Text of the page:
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From the text of the Rev. LAURENCE HOWEL, A. M. with considerable
PRINTED AND PUBLISHED BY W. W. WOODWARD, No. 52,
CORNER OF SECOND AND CHESNUT-STREETS.
BOOK THE FIFTH, CONTINUED.
N Manasseh we behold a remarkable proof of the insufficiency of education alone, to form a good and virtuous character. Something more powerful is wanting to fix and preserve right principles in the human heart. The depravity of man, as in the case of this young prince, has often been so violent, as to break down every barrier; so that the children of the most godly parents have sometimes proved monsters of iniquity. One might have hoped that the example, instructions, and character of his father would have left some valuable impressions on his mind, especially when connected with the counsels of those worthy persons to whom, no doubt, his father had entrusted him. His guilt, however, was exceedingly aggravated by his apostacy.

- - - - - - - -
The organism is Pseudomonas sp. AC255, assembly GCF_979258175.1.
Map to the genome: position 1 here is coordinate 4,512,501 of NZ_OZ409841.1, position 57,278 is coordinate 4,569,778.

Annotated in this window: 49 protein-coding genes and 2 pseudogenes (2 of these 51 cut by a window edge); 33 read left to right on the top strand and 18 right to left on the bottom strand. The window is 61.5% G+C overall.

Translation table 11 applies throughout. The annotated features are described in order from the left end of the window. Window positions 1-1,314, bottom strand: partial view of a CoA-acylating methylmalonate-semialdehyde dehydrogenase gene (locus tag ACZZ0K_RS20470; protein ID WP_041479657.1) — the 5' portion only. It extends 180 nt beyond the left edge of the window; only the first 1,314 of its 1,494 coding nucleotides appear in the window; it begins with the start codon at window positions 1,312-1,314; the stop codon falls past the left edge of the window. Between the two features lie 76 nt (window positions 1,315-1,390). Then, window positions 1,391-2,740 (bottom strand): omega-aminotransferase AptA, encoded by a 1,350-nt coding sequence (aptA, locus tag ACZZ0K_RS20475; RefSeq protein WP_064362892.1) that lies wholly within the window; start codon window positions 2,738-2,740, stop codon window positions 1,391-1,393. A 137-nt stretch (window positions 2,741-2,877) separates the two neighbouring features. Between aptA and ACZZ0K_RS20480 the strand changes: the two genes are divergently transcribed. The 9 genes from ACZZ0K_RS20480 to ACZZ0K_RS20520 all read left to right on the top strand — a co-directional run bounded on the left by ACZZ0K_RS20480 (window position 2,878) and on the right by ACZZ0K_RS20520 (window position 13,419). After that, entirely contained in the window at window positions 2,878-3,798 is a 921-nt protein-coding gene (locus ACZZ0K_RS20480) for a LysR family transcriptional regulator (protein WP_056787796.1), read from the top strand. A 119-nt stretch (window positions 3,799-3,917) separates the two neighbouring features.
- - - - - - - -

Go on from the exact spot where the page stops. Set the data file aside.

From the atrocity of his conduct, what could be expected but consequences the most signally destructive. But, "where sin abounded," there did "grace much more abound." Repentance, which is the gift of God, was remarkably conferred upon him; and he lived long enough after this happy change to evince, by his conduct, the reality of it, and thus, the severe chastisement of God, proved his choicest blessing.
The repentance of Manasseh, and the wonderful display of pardoning mercy towards him, are exceedingly instructive and encouraging. Let none despair. "There is forgiveness with the Lord that he may be feared." "The blood of Jesus Christ cleanseth from all sin." Thousands, probably, have derived hope from the example of Manasseh, and God has obtained a large revenue of praise and glory.
JUN 25 1301 140CUS